Today we chat to Valfreya.
What’s the history of your band?
The band was created, back in February of 2009, by Crook, female singer and main composer.
Having many compositions she wanted out there with a much more aggressive musical sound than typical folk metal. Graz’zt joined in October 2009. Many other members have joined the band over the years, to finally settle down with the current line-up, which now brings it’s own musical ideas to Valfreya.
What’s your musical history? (Trained or Amateur)?
Trained for Crook, Graz’zt and Donar. Crook is studying classical singing at university level, Graz’zt has studied classical guitar and Donar is still studying jazz drum.
So what can you tell us about your latest album? (Inspiration. Sound. Style.) How did you go about making it?
We started with getting a story together to do a conceptual album. Once we got that done, we separated that story in smaller fragments to use for our songs. Then, the writing process started for the music. Knowing what the subject of each song would be helped us in getting a mood that is appropriate for each songs. On most tracks, Crook starts with building the orchestrations and a skeleton for the guitars and drums. Then, Graz’zt re-writes the guitar parts to his liking. The exception to that is on Shame and Despair and Mortal Supremacy, which were fully written by Graz’zt (including the orchestrations) and Evolution, which was written by Karhu (except the orchestration which where done by Crook, for the most part).
Anything you’ve learnt as you’ve gone along? Or have you simply tried a bit of everything to see how it works?
We’ve learned quite a few things! One of which is applying the saying “Less is more”. We tend to put too many layers and many different melodies and harmonies, which sometimes makes it harder to properly distinguish the different instruments. We’ll work on that for our next album!
What sort of technology and instruments do you work with? Anything you’re keen to use on your next album?
We usually write our music using Guitar Pro first, then export to MIDI for the orchestrations, which our keyboard player then imports into Logic. He then applies sounds to each of them from his banks and tweaks the volumes.
For live settings, our keyboard player cannot play everything so, part of the orchestrations are on playback (whatever he is not playing). As for the instruments / orchestrations, we want to have real instruments for our next album (either fully or in parts) because it just sounds better. But, it costs more so we’ll see how that plays out. As for using other instruments we haven’t used before, it all depends on the music we write and if we feel it would fit.
Other than that, it’s a pretty typical set-up for guitars, drums and bass.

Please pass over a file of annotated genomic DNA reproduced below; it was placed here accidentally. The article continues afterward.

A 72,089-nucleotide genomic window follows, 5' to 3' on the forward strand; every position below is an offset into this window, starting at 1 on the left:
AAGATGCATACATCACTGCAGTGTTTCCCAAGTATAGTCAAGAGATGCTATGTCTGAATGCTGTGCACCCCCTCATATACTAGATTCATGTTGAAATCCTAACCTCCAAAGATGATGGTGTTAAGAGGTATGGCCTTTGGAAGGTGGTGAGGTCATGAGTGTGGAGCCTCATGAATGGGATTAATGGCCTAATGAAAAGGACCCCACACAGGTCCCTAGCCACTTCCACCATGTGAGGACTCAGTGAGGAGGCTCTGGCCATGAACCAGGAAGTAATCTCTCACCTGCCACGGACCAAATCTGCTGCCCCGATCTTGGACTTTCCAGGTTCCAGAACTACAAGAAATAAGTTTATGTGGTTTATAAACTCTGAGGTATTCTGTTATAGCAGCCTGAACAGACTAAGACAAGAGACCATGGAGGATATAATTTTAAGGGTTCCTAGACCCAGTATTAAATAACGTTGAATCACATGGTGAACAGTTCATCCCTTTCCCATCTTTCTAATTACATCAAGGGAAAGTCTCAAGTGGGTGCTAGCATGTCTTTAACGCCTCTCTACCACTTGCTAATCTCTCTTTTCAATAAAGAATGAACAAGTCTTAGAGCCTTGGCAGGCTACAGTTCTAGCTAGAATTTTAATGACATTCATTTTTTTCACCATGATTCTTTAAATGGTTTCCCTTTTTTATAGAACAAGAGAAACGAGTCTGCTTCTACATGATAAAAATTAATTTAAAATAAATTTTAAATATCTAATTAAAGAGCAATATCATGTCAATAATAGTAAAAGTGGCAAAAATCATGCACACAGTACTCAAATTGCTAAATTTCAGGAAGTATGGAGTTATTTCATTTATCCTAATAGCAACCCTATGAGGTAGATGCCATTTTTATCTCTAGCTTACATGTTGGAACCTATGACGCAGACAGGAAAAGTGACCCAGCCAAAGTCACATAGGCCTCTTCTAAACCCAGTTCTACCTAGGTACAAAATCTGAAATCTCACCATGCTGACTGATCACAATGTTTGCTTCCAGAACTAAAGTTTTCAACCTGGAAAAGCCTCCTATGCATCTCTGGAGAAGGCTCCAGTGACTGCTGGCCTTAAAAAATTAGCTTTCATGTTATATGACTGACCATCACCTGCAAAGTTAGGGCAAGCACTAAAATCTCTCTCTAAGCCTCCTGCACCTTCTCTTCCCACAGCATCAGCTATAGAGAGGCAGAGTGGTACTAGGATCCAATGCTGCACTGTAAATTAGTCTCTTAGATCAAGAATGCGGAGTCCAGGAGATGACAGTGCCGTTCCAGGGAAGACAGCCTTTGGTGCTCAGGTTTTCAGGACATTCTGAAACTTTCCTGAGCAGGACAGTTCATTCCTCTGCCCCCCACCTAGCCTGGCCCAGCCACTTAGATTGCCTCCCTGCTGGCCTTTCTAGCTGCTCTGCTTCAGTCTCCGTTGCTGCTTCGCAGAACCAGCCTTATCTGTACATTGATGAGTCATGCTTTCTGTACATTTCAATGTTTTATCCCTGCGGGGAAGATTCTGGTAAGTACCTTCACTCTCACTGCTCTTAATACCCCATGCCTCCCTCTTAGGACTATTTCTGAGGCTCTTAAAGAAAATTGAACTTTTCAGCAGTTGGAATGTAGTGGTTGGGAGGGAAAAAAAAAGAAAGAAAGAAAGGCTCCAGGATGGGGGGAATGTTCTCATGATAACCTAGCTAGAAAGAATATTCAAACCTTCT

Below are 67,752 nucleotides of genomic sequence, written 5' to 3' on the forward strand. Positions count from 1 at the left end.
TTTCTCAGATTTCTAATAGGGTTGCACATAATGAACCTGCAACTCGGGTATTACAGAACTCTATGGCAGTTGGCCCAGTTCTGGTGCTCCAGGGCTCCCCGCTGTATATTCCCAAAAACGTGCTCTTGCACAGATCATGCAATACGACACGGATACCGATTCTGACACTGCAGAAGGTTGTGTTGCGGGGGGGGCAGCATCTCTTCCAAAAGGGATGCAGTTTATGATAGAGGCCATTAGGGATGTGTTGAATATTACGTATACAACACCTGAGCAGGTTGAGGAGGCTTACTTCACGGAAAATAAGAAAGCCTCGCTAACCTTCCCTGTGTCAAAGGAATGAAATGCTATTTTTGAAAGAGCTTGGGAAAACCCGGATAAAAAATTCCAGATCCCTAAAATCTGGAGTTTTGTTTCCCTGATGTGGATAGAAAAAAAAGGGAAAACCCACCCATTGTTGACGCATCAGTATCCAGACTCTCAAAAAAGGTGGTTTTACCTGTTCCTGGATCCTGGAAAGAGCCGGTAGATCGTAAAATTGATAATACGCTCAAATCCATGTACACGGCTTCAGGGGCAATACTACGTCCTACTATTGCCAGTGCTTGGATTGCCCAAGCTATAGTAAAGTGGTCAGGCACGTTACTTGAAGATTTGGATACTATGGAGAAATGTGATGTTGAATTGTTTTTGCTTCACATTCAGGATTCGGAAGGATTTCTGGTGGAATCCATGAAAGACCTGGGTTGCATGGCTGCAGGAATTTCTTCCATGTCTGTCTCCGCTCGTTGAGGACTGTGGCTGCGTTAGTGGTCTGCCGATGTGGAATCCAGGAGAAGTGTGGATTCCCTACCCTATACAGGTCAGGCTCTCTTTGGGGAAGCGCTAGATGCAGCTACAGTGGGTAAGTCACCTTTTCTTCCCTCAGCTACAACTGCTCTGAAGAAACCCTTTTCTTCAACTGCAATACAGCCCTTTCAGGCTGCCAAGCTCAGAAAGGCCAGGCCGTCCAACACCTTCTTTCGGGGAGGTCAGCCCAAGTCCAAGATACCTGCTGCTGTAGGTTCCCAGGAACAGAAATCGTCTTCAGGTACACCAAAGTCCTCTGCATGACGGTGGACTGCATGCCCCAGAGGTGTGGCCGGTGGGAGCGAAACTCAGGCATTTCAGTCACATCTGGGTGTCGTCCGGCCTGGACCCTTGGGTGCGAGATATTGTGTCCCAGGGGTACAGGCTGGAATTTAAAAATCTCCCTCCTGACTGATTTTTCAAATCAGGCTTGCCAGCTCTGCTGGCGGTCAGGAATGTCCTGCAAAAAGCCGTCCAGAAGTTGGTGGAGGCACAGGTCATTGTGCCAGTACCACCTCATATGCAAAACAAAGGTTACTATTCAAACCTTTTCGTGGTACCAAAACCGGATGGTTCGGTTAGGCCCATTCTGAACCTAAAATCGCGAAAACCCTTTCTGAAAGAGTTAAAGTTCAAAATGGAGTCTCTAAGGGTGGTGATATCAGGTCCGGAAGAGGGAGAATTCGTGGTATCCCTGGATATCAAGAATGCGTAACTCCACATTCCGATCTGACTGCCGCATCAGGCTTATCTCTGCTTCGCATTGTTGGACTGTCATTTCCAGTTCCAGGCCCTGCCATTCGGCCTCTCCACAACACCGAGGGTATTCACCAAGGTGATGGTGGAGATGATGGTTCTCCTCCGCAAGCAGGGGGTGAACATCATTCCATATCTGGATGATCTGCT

Any future plans for your solo work, or do you have other projects on the horizon?
No plans for solo albums for any of us at this time. We are looking to do a second acoustic album in the next year or so.
Any plans for upcoming live shows?
We’ll be playing some acoustic sets in May at the Montreal Medieval Fare. Besides that, we’re working on a Canadian tour for August with a European band, but I cannot divulge any details at this time.
Let’s have a few general questions now. What do you see as a musicians role in society?
Relieve people of their everyday worries and give them a place to escape to, relax and enjoy!
How’s the scene different in your country to what we’re familiar with? -Anything unique to your country?
Well, besides Canada and the United States, we haven’t played anywhere else so, it’s a little difficult to answer this question. No real noticeable differences between Canada and USA is all I can say.
Where do you stand on music videos? -Do you see their value in today’s world?
We find it can be a nice addition to a band’s arsenal but it has much less value than it used to have. Plus, they’re pretty expensive to produce if you want something that’s of decent quality. But, if you can come up with a video that captures the attention (whether it’s funny, weird, etc…), it can give your band recognition and help it get known faster.
If you could change one thing about the music industry, what would it be?
Lower the cost of CDs from recording companies so people might be more inclined to buy them vs download it for free. We find sites like Bandcamp, Reverbnation and such, where you can buy an album straight from the band is a good start.
Any advice for new bands?
Set your goals from the start and work hard to achieve those goals! You’ll have to do a lot more than write music and practice to get somewhere, and that’s often where people get stuck. They don’t wanna do all the extra work-like chores like media presence, promotion but it’s mandatory if you want to get somewhere.
Let’s have some generic questions. Star Wars or Star Trek?
Star Trek although Star Wars is also enjoyable.
Sci-Fi or Fantasy?
Fantasy but Sci-Fi is a lot of fun too!
Not so much.
Books or Comics?
Trump or Putin?
Anything you’d like to tell our readers? Any last words for our readers?
If you enjoy Valfreya’s music, please follow us on Facebook to get some news and let us know your favourite song / songs! We like to hear from our fans.
If you really like a band (and that’s any band) and have been listening to an album for free and enjoy it, please support the band by buying some merch or physical / digital copy of CD (ideally directly from the band if possible). It’ll help them in continuing to bring you enjoyable music!! I know it’s easier to take everything for free but keep in mind most bands put a lot of money in an album to make it sound good for YOU, the public. An album can easily cost from 4k to 20k or more. Think about it!